The Internal Revenue Service (IRS) has the authority to audit tax returns for several years after the original filing date. The duration of this period depends on the type of tax return and whether there were any discrepancies or fraud detected.
For most individual tax returns, how far back IRS can audit payroll tax returns can be a three-year statute of limitations from the date of due or filed return, whichever is later.
However, there are some exceptions to this rule. If the IRS suspects a taxpayer has underreported their income by more than 25%, they can extend the statute of limitations to six years.
Additionally, if a taxpayer does not file a tax return or files a fraudulent return, there is no statute of limitations on the IRS’s ability to audit.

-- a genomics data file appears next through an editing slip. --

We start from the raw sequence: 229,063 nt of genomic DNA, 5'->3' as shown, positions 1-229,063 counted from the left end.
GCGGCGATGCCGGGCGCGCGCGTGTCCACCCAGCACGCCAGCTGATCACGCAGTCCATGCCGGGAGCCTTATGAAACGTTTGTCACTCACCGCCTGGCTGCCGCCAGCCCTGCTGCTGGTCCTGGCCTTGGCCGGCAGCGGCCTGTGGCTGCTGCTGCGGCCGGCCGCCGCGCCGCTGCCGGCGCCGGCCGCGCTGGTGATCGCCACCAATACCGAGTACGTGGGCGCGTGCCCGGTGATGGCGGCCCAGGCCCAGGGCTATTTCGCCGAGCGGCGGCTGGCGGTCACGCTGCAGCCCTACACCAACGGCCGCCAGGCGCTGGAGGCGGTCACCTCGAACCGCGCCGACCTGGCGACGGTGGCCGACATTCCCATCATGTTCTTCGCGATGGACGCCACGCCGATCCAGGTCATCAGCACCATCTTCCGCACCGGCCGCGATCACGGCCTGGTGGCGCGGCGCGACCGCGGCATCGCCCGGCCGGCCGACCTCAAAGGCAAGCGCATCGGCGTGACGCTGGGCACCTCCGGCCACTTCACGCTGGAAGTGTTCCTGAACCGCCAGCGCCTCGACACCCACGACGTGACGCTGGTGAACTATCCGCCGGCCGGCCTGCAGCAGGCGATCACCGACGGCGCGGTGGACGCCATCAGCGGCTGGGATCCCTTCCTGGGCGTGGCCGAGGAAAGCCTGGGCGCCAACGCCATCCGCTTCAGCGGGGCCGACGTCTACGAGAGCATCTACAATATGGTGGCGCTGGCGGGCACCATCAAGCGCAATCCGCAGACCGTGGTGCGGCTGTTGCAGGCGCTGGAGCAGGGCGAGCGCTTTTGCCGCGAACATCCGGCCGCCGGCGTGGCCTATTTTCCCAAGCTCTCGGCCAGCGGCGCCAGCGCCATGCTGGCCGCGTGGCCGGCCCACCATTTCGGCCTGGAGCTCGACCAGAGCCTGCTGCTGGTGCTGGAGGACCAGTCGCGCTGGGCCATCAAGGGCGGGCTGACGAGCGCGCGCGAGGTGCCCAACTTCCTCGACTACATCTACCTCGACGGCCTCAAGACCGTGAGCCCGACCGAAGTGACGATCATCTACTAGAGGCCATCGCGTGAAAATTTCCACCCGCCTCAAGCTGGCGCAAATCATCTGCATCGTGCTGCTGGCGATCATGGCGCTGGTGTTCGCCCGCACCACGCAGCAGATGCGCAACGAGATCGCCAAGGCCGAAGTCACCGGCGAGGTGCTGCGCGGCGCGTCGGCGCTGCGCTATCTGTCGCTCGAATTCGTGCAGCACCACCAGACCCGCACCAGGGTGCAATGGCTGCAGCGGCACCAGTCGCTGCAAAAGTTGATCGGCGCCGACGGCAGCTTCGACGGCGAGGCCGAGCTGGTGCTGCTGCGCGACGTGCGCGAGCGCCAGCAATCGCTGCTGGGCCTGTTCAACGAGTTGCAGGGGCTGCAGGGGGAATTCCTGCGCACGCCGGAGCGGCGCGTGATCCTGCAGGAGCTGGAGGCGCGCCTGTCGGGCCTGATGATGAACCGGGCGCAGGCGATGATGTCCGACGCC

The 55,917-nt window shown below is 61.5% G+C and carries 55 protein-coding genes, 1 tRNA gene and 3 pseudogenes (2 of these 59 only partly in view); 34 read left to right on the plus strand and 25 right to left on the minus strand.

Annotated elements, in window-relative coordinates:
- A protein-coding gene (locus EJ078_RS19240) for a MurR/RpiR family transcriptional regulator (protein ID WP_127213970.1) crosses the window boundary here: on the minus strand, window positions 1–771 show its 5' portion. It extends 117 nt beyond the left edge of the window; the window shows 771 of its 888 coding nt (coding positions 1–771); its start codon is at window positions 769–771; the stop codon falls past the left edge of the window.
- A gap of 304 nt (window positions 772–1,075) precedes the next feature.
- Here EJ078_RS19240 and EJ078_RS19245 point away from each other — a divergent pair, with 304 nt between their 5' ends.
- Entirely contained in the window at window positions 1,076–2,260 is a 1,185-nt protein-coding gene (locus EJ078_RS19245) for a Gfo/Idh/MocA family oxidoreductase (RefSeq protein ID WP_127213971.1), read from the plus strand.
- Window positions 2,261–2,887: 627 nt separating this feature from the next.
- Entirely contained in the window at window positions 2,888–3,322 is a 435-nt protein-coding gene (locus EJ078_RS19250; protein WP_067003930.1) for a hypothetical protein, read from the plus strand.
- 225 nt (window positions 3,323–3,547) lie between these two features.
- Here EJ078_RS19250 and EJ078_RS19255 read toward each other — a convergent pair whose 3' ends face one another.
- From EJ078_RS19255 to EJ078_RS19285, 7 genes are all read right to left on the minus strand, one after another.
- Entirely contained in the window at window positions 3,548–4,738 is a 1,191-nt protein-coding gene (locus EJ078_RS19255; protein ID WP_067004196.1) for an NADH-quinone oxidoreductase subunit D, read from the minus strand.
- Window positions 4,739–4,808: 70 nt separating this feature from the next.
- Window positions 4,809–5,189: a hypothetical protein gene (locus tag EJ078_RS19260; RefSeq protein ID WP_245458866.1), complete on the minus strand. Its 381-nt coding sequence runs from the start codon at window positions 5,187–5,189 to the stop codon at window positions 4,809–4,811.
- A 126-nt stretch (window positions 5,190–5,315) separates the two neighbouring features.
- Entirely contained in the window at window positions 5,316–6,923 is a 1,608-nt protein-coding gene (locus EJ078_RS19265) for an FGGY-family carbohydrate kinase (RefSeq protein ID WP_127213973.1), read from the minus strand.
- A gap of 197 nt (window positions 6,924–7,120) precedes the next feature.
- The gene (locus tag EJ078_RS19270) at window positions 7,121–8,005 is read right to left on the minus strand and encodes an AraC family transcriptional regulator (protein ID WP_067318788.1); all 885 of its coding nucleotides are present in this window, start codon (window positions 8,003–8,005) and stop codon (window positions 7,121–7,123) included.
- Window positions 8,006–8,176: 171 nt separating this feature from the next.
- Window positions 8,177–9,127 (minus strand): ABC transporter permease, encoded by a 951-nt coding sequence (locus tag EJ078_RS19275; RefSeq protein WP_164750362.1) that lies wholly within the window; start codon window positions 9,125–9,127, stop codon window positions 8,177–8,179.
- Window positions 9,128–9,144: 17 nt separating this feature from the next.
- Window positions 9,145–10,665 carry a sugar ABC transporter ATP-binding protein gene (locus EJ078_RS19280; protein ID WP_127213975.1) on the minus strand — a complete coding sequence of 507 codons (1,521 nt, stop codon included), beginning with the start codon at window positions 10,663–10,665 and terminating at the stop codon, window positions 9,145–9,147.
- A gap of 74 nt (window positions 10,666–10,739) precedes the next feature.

For businesses, the statute of limitations is generally longer than for individuals. The IRS can audit a business tax return for up to six years after it is filed. If a business omits more than 25% of its income, the statute of limitations extends to seven years.
In some cases, the IRS may also audit tax returns from even earlier years. For example, if the IRS finds evidence of fraud or a failure to file a return, they can go back as far as they need to in order to investigate the issue.
In cases where a taxpayer has not filed a tax return at all, a substitute returns could also be filed by the IRS on behalf of the taxpayer and assesses taxes owed for up to 10 years.
It is important for taxpayers to keep accurate and thorough records of their tax returns in case of an audit. While the likelihood of being audited is relatively low, it is still important to be prepared and ensure that all tax returns are accurate and complete.
If a taxpayer does receive an audit notice from the IRS, it is important to respond promptly and seek professional guidance if necessary.
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